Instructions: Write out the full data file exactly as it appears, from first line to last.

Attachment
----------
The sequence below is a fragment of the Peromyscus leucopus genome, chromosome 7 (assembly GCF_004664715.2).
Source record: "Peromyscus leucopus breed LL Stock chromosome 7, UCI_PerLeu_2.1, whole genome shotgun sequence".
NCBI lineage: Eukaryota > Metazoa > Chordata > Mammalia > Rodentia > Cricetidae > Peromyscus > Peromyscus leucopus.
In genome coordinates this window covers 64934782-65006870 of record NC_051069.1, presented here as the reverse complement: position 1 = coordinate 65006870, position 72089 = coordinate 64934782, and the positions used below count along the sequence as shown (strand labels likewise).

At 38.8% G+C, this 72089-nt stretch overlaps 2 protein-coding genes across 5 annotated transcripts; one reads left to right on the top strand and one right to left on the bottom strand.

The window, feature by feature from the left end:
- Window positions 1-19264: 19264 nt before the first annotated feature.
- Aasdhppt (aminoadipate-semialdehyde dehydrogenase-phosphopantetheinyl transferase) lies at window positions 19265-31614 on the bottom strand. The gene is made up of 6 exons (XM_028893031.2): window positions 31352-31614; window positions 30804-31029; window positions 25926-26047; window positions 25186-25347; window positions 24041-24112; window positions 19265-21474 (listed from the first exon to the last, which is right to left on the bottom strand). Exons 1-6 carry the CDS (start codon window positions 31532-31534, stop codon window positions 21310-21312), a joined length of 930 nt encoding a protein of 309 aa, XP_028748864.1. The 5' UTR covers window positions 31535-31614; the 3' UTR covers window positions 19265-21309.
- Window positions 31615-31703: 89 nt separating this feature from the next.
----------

The sequence below is a fragment of the Peromyscus leucopus genome, chromosome 7 (assembly GCF_004664715.2).
Source record: "Peromyscus leucopus breed LL Stock chromosome 7, UCI_PerLeu_2.1, whole genome shotgun sequence".
NCBI lineage: Eukaryota > Metazoa > Chordata > Mammalia > Rodentia > Cricetidae > Peromyscus > Peromyscus leucopus.
In genome coordinates this window covers 64934782-65006870 of record NC_051069.1, presented here as the reverse complement: position 1 = coordinate 65006870, position 72089 = coordinate 64934782, and the positions used below count along the sequence as shown (strand labels likewise).

At 38.8% G+C, this 72089-nt stretch overlaps 2 protein-coding genes across 5 annotated transcripts; one reads left to right on the top strand and one right to left on the bottom strand.

The window, feature by feature from the left end:
- Window positions 1-19264: 19264 nt before the first annotated feature.
- Aasdhppt (aminoadipate-semialdehyde dehydrogenase-phosphopantetheinyl transferase) lies at window positions 19265-31614 on the bottom strand. The gene is made up of 6 exons (XM_028893031.2): window positions 31352-31614; window positions 30804-31029; window positions 25926-26047; window positions 25186-25347; window positions 24041-24112; window positions 19265-21474 (listed from the first exon to the last, which is right to left on the bottom strand). Exons 1-6 carry the CDS (start codon window positions 31532-31534, stop codon window positions 21310-21312), a joined length of 930 nt encoding a protein of 309 aa, XP_028748864.1. The 5' UTR covers window positions 31535-31614; the 3' UTR covers window positions 19265-21309.
- Window positions 31615-31703: 89 nt separating this feature from the next.